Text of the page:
Ybarra offers a glimpse into legislative priorities

New state superintendent Sherri Ybarra offered a glimpse into her 2015 legislative agenda Tuesday — and staked out differences with the State Board of Education, and her predecessor.

Ybarra wants Legislature to slow down on a controversial tiered teacher licensing plan, one of the State Board’s top priorities.

She also wants lawmakers to put more operational money into school district coffers, to reverse recession-era budget cuts. In his final budget blueprint, outgoing state superintendent gave this idea only tepid support.

Ybarra.presser II
State superintendent Sherri Ybarra said she supports a tiered teacher licensure plan, but added, “We do have a lot of details that we have to work out.”

In her first news conference as superintendent, the Republican Ybarra said the GOP-dominated Legislature should slow down on tiered licensure. The original plan drew fire from the Idaho Education Association and some educators, who objected to tying licenses and teacher livelihoods to local evaluations and test scores. The IEA  remains opposed to the rewritten plan.

Ybarra said the current plan looks “pretty good,” and is part of the formula for recruiting and retaining quality teachers. But district officials still harbor questions about the plan, Ybarra said. So, like the IEA, she urged the Legislature to slow down the process.

Similarly, Ybarra wants to slow down the teacher “career ladder” that is tied to the tiered licensure plan. This proposal, also endorsed by the State Board, would boost starting teacher pay from $31,750 to $40,000 over five years, with top teacher salaries maxing out at $54,000 to $58,000. Ybarra suggested allowing some school districts to pilot the career ladder.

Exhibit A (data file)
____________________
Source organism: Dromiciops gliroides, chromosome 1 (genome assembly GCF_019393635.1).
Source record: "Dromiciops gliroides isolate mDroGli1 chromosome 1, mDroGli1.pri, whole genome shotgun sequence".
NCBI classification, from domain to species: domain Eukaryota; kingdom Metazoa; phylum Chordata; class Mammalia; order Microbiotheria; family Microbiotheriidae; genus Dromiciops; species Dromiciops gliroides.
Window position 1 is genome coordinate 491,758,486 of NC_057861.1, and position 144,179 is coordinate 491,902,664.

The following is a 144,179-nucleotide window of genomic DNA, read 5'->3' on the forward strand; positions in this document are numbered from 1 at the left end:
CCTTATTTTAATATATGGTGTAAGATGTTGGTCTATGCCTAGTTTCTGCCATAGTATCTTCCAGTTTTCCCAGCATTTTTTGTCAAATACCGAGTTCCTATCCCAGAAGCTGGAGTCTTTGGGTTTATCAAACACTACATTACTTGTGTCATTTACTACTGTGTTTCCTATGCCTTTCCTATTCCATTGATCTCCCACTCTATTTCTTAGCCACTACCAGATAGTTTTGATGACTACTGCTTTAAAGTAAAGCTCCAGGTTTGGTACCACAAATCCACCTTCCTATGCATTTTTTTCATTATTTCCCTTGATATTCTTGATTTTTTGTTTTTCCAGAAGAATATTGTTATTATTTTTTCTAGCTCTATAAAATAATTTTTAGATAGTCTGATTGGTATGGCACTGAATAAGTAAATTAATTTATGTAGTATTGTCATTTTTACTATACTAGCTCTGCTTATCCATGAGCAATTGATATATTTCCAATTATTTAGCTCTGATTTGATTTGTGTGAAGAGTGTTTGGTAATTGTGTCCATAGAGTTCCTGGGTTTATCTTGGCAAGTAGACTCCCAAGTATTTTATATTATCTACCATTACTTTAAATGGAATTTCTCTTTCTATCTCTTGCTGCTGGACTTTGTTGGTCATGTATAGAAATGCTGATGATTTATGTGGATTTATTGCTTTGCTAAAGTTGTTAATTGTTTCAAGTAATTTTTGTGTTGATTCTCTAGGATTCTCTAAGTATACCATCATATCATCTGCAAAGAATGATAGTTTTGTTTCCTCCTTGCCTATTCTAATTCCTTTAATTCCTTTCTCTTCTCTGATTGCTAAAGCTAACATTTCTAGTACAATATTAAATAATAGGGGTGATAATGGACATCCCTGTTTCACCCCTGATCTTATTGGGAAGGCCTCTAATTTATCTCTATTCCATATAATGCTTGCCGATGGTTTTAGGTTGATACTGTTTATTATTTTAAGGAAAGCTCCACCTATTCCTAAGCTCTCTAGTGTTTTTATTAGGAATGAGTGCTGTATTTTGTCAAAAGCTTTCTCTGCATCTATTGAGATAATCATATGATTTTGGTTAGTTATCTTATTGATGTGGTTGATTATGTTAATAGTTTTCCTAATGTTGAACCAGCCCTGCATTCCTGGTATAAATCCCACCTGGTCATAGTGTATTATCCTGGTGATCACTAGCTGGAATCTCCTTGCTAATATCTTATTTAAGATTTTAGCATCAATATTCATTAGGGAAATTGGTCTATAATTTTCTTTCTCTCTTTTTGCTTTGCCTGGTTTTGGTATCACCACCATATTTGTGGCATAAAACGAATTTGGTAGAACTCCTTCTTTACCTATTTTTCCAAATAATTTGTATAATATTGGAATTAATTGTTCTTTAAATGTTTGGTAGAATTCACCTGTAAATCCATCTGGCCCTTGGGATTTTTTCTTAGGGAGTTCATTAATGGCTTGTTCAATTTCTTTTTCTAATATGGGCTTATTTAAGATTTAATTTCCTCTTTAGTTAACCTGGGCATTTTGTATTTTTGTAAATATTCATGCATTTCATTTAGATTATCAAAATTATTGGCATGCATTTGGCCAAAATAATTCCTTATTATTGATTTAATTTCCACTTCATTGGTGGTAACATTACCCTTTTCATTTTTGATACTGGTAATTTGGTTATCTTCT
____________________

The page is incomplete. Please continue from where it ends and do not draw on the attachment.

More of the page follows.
While Ybarra is favoring a go-slow approach, the State Board is making a concerted push to pass both plans in 2015. State Board member Rod Lewis, a leading tiered licensure advocate, has said the state “has a once-in-a-generation opportunity” to convince legislators to boost teacher pay — but only if the state revamps its accountability measures by adopting a tiered licensure structure. And tiered licensure will likely take the form of an agency rule, not a bill, which means the plan need only pass the House or Senate education committee to go into effect.

Ybarra divulged no details about her budget plans, but said she would press for an increase in operational funding. This is a high priority for districts since they have the discretion to use the money for staffing, salaries and benefits or transportation and utilities.

“We are definitely looking at increased operational funding,” she said, “That is one of our priorities.”

The 2014 Legislature restored $35 million in operational funding, acting on recommendations from Gov. Butch Otter’s education task force. However, it will take an additional $78 million to restore this budget to pre-recession levels — and in his 2015-16 budget blueprint presented in September, former state superintendent Tom Luna recommended only a $10 million increase.

Ybarra said she would boost this request. She said she would discuss more details after Monday, when Otter unveils his 2015-16 budget request. And on Jan. 29, Ybarra will present her first K-12 budget proposal to the Legislature’s Joint Finance-Appropriations Committee.

Ybarra’s State Department of Education will take a wait-and-see approach to the Idaho Education Network broadband project, as the courts settle a protracted lawsuit over the project’s 2009 contract. The department will offer school districts guidance on applying for federally administered “E-rate” dollars for broadband, Ybarra Chief Technology Officer Will Goodman said, since the lawsuit has left the state’s E-rate payments in limbo

Ybarra said she has discussed her legislative priorities with Otter, and is doing the same with legislators. “We’re still in (the) relationship-building phase.”

More reading: Ybarra discusses the transition process and introduces new members of her leadership team.

 

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